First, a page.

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Rebuilding T86E Trans. Part 1--Cluster Gear

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  • Transmission / Overdrive: Rebuilding T86E Trans. Part 1--Cluster Gear

    Some time back I posted about needing to rebuild a Studey T86E 3-speed O.D. trans because of a chipped 1st-Rev sliding gear.

    So I found a good NOS sliding gear on ebay for pretty cheap, and got it. I intended on only replacing that gear and not replacing the cluster gear, even though the cluster also had a very small chip out of one of the teeth. But you know how it is... I kept looking at that chipped tooth on the cluster, and then the guy I bought the sliding gear from, who also had an NOS cluster gear and a rebuild kit made me an offer I couldn't refuse. So for a little over $170 I got the NOS sliding gear, the NOS cluster gear and a rebuild kit that had all new bearings (Japanese, Nachi brand) new synchros, new seals and two gasket sets.

    First I separated the OD case from the T86E case, and pulled out the old cluster gear. In doing so I discovered that this trans had been recently rebuilt. If you've ever taken apart a 50-60 year old trans you know what I'm talking about--black gooey crud! But this trans looked clean and pristine on the inside, and the gear lube looked clean and new. My guess is that somebody rebuilt the trans, and then somebody chipped the gears.

    Here's the NOS cluster gear on the right, and the original behind it lying flat. The crud on the outside and bore of the gear is just that--crud. It's not rust, and it later cleaned off.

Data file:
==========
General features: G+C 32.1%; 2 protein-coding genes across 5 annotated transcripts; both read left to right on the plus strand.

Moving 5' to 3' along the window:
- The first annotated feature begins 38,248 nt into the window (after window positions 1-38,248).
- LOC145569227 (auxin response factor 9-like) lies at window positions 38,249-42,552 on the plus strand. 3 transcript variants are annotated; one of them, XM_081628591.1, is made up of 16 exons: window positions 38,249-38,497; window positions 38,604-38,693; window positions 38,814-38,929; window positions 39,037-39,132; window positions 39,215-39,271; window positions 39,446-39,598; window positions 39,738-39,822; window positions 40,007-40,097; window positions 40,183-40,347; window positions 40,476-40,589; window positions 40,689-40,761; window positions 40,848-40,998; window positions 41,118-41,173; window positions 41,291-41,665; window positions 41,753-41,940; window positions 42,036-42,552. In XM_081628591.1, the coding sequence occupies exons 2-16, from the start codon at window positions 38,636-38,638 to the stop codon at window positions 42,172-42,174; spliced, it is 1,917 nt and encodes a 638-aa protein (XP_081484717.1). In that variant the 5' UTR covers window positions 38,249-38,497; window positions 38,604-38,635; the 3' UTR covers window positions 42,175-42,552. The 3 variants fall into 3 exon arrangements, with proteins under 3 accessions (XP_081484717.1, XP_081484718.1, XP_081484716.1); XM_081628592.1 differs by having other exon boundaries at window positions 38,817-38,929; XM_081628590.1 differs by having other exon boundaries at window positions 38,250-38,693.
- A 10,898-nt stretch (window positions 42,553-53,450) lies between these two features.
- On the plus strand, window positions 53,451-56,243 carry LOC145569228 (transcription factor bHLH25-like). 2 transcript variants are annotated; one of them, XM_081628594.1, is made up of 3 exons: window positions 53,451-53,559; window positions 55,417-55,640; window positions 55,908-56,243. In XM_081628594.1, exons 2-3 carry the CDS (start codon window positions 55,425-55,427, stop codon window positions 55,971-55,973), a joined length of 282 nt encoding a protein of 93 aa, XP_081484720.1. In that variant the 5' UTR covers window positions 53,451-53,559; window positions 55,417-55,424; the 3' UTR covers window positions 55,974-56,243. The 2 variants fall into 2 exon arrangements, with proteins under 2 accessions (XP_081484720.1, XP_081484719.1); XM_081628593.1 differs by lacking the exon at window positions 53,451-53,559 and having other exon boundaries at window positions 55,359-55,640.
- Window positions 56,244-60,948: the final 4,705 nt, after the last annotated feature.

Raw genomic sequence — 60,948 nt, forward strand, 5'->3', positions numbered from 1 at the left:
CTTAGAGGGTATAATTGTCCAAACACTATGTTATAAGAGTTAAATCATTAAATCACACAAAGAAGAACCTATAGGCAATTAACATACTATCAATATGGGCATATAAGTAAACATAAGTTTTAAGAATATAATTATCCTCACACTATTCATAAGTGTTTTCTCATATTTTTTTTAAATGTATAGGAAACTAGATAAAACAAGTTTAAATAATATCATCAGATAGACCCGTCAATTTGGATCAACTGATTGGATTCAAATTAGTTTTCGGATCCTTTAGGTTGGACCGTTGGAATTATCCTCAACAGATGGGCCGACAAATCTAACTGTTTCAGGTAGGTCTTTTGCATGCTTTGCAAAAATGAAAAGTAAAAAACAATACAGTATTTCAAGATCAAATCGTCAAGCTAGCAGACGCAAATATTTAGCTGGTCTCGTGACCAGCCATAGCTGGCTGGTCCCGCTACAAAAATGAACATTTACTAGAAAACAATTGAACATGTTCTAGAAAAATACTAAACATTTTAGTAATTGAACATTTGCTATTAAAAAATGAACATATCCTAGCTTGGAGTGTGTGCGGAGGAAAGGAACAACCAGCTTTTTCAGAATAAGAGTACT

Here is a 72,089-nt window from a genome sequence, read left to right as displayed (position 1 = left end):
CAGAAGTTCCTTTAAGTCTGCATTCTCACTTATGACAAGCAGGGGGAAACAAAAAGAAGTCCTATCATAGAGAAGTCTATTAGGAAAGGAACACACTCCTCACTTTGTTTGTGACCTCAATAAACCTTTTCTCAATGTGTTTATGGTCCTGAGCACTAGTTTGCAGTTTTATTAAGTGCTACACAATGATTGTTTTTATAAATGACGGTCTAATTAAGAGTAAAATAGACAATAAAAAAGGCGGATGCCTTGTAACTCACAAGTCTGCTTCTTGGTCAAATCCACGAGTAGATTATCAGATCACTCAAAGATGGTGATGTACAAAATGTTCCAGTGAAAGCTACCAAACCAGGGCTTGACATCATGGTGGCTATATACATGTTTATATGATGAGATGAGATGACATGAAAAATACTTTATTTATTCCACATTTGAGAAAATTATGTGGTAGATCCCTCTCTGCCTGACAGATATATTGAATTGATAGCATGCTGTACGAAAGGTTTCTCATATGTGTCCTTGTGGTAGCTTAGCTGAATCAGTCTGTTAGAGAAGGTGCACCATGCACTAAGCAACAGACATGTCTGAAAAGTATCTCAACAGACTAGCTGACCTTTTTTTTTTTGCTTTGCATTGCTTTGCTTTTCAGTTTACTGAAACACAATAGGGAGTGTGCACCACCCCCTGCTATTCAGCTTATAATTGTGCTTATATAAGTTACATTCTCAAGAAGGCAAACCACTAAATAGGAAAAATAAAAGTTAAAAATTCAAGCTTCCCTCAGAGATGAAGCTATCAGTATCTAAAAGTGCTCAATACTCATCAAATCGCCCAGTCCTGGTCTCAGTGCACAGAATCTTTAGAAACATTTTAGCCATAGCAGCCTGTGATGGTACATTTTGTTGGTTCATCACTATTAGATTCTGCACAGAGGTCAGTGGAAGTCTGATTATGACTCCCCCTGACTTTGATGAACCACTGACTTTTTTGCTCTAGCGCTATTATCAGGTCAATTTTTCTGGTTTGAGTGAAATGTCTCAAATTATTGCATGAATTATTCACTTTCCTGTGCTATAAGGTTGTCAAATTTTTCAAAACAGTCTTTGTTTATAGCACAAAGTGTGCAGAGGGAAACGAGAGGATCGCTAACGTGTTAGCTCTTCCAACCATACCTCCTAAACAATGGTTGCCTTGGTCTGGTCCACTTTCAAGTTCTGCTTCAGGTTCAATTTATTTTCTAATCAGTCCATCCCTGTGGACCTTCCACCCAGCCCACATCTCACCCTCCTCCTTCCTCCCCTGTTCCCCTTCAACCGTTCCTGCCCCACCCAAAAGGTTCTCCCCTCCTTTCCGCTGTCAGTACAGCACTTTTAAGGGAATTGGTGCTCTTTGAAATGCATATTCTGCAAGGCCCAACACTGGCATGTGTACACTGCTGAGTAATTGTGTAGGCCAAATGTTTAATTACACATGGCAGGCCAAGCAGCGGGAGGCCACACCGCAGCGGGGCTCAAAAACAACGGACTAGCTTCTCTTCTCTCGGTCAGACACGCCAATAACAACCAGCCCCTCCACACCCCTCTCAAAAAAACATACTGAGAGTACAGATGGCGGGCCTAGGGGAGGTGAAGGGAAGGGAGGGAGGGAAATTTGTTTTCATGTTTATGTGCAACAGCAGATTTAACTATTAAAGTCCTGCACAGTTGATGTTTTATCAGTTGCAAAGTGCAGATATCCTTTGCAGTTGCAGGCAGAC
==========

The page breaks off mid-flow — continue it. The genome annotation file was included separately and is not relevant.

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    But wait. Notice the facing end of the NOS cluster and notice the facing end of the old one, visible in the next picture:
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    Notice the small slots milled into the facing end of the old gear.
    What to do?
    The thrust washer that goes against that facing end has two little bent tabs that fit into those milled slots. I can either bend those little tabs back down, or grind them off, or cut some new slots into the NOS cluster gear.
    I don't want to bend them down, because the final tolerances need to be .005 to .017 thou. and I know trying to bend them will cause some distortion in the thrust washer. I don't want to grind them off--they're there for a reason... so I decided to cut some new slots.

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    Here are the new slots I cut, and you can see I've put 22 new rollers in the bore too, set in grease for easy of installation.

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    Next I put the remaining 22 new rollers into the bore on the big end. The wooden dowel is a faux-shaft that I'll keep in place while placing the cluster into the case. Then I'll use the real shaft to push the wooden one out and in the process keep everything in place.